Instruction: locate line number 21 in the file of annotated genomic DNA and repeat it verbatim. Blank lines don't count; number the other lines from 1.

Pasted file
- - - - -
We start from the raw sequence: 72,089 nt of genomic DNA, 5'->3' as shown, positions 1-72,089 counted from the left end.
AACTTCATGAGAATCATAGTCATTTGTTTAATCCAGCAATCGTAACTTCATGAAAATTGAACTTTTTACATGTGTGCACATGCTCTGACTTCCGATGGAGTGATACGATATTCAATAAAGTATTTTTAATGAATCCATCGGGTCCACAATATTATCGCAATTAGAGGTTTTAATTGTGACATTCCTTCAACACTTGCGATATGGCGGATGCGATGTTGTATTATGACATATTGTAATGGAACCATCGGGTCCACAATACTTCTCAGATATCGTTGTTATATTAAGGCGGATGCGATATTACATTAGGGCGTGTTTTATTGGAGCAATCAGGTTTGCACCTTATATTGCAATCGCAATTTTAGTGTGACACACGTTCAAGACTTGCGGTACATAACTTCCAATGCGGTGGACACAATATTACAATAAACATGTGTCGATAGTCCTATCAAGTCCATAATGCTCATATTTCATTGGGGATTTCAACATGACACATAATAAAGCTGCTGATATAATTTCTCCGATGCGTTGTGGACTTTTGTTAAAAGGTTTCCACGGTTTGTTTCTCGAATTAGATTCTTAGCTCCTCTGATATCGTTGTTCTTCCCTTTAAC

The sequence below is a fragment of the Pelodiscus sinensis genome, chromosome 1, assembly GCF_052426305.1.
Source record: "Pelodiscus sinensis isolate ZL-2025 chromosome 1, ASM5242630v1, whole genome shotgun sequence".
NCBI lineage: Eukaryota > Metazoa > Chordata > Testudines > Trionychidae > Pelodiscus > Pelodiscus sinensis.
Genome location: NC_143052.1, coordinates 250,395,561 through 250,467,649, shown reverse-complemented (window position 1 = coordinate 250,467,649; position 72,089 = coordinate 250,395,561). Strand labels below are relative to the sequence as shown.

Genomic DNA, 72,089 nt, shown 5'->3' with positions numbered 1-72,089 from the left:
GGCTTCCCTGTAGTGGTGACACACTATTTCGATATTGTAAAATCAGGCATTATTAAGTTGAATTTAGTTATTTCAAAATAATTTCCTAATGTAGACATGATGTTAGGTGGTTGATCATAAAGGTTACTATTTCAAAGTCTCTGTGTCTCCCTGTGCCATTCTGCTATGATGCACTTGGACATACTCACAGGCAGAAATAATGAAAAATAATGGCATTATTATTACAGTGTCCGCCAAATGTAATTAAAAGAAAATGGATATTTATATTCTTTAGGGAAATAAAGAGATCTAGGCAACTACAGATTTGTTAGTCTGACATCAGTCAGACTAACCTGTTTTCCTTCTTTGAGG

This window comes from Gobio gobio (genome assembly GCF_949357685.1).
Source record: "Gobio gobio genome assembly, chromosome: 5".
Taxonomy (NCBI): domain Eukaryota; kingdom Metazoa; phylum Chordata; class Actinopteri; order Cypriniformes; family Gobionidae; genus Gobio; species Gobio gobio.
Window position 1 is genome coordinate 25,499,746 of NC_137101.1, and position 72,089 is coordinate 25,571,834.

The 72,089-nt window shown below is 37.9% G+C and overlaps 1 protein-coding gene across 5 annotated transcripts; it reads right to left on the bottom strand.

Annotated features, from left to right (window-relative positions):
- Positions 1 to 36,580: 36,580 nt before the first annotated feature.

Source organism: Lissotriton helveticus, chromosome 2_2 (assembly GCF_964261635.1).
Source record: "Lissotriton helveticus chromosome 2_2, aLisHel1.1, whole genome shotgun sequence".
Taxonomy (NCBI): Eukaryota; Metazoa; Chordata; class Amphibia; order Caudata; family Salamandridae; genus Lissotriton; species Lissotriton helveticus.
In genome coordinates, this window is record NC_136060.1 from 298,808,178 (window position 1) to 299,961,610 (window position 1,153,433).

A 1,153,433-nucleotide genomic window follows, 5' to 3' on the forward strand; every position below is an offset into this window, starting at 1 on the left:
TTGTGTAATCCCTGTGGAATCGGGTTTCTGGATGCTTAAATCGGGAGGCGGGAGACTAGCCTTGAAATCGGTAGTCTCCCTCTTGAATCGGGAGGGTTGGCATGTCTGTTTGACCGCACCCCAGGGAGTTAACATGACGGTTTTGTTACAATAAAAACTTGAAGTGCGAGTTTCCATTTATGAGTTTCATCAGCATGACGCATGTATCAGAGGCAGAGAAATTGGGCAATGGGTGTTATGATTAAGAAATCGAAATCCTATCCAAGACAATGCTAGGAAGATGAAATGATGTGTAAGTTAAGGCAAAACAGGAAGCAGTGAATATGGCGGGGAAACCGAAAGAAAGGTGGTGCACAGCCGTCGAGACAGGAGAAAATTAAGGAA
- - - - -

TTGTGTAATCCCTGTGGAATCGGGTTTCTGGATGCTTAAATCGGGAGGCGGGAGACTAGCCTTGAAATCGGTAGTCTCCCTCTTGAATCGGGAGGGTTGGCATGTCTGTTTGACCGCACCCCAGGGAGTTAACATGACGGTTTTGTTACAATAAAAACTTGAAGTGCGAGTTTCCATTTATGAGTTTCATCAGCATGACGCATGTATCAGAGGCAGAGAAATTGGGCAATGGGTGTTATGATTAAGAAATCGAAATCCTATCCAAGACAATGCTAGGAAGATGAAATGATGTGTAAGTTAAGGCAAAACAGGAAGCAGTGAATATGGCGGGGAAACCGAAAGAAAGGTGGTGCACAGCCGTCGAGACAGGAGAAAATTAAGGAA